About 27.3% of women in the United States experience domestic violence, which can spill over into the workplace, said Jim Sawyer, Director of Security Services at Seattle Children’s Hospital. But there are many actions that a security director can take to support those victims, Sawyer said, which includes proactive security planning.
Hospitals and care providers added 43,000 jobs in July, according to the U.S. Bureau of Labor Statistics (BLS), continuing the upward trend spanning the last 12 months in which the healthcare industry added 477,000 jobs to the economy.
If experiments at assisted living facilities are any indication, the future of security and hospital management more broadly will be paved with sensors in every nook and cranny as well as on all types of equipment.
No matter lessons learned from previous incidents, healthcare facilities continue to embarrassingly report laptops and flash drives containing patient information misplaced, lost and stolen, even in the face of increased regulatory procedures demanding more and better security through the Health Insurance Portability and Accountability Act of 1996 and the more recent Health Information Technology for Economic and Clinical Health Act.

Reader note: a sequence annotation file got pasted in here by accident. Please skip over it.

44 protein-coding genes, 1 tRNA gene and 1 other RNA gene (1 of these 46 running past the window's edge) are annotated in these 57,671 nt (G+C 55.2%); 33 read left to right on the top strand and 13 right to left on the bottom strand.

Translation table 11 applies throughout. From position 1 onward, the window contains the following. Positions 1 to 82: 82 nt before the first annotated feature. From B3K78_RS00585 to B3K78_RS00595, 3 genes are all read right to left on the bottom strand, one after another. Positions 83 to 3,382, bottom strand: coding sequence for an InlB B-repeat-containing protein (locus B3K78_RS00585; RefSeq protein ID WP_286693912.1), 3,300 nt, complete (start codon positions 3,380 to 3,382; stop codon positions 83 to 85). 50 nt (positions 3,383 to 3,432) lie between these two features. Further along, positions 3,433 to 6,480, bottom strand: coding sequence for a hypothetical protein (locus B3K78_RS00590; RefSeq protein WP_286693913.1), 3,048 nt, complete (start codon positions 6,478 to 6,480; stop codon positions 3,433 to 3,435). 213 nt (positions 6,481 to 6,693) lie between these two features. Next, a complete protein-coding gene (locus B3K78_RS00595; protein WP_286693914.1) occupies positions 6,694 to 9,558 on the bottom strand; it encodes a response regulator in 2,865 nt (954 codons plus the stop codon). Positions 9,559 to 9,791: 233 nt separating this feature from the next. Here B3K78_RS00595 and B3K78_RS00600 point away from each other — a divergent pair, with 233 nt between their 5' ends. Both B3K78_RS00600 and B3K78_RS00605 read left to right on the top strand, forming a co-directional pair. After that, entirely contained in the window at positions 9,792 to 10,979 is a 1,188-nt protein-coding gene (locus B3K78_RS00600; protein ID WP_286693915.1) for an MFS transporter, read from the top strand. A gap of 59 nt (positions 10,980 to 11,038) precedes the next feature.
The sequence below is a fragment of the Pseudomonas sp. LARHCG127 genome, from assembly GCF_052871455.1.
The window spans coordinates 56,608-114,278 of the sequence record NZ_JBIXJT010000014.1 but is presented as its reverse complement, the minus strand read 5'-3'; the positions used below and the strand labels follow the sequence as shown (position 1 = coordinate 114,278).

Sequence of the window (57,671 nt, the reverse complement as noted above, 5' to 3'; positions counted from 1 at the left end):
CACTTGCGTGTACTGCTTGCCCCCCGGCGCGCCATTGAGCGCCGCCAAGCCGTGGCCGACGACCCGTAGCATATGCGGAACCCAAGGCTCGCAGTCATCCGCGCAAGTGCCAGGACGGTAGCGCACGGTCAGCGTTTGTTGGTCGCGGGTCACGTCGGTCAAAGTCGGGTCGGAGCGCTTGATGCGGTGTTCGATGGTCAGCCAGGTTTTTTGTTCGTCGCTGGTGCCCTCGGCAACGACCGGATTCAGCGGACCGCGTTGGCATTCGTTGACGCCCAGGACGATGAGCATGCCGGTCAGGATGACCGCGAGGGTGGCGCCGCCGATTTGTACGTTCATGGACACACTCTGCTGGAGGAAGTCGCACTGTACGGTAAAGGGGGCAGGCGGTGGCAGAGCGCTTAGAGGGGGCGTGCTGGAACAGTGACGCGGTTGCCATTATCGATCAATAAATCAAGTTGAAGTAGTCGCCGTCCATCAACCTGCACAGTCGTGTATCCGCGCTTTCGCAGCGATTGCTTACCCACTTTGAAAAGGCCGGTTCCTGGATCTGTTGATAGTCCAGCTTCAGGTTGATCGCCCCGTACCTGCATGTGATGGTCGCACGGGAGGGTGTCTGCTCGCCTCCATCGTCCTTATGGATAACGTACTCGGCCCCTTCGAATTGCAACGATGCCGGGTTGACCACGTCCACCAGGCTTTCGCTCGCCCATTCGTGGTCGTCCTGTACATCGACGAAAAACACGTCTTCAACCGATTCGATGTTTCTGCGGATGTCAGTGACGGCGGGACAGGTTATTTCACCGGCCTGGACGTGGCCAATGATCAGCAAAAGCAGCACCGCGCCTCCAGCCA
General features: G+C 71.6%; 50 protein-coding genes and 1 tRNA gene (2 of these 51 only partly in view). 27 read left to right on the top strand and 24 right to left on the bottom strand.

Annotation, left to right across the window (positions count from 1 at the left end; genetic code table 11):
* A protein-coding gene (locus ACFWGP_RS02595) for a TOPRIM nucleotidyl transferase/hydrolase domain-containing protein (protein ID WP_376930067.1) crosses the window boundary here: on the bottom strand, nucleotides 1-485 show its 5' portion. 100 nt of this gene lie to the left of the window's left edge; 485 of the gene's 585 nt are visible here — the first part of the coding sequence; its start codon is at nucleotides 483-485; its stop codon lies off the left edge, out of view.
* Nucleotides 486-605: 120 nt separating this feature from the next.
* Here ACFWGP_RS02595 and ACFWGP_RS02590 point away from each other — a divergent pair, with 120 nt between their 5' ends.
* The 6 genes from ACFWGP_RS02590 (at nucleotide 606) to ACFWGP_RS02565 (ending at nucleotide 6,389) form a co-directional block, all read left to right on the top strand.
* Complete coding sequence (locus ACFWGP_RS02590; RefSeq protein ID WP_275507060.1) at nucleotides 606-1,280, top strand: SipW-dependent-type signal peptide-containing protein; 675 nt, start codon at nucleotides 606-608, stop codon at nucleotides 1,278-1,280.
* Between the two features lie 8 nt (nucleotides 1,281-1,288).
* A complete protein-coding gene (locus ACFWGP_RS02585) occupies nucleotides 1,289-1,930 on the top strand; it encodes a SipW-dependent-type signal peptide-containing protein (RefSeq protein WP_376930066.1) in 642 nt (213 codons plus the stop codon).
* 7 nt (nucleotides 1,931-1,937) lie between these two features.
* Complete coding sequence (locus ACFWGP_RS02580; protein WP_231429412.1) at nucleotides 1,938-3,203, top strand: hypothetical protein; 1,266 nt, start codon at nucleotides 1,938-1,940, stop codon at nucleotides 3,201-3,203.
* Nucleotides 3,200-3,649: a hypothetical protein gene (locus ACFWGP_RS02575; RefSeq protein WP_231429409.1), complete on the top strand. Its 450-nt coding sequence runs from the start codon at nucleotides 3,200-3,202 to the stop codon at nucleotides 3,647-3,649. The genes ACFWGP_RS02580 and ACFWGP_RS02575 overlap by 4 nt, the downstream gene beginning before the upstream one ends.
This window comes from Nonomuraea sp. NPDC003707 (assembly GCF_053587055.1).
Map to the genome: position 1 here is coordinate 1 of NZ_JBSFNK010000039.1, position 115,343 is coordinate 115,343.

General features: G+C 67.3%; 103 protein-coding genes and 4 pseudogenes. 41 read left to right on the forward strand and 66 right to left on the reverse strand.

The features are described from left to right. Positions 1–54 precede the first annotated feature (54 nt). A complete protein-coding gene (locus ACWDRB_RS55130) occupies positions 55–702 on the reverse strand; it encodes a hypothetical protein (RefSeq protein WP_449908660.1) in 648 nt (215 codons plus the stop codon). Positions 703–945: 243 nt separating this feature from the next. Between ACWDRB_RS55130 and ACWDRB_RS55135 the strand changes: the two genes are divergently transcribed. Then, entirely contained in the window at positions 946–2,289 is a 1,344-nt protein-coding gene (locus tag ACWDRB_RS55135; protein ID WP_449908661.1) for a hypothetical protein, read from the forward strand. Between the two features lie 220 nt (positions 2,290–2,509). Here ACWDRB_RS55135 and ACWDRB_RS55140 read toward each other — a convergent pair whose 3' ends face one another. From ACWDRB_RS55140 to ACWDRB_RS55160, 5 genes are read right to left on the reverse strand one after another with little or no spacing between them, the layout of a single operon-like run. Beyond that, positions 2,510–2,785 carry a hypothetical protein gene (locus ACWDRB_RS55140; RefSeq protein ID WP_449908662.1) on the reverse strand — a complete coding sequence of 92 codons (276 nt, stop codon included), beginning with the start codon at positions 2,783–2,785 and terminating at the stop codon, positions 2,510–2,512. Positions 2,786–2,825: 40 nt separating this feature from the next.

What does Dr. Park Dietz, one of the world’s foremost forensic psychiatrists, want you to know about mitigating workplace violence? Read his guide on warning signs and prevention, along with features and columns on RFID technology, mobile credential standards, security convergence, CSO interview questions and more in our February 2017 edition of Security magazine.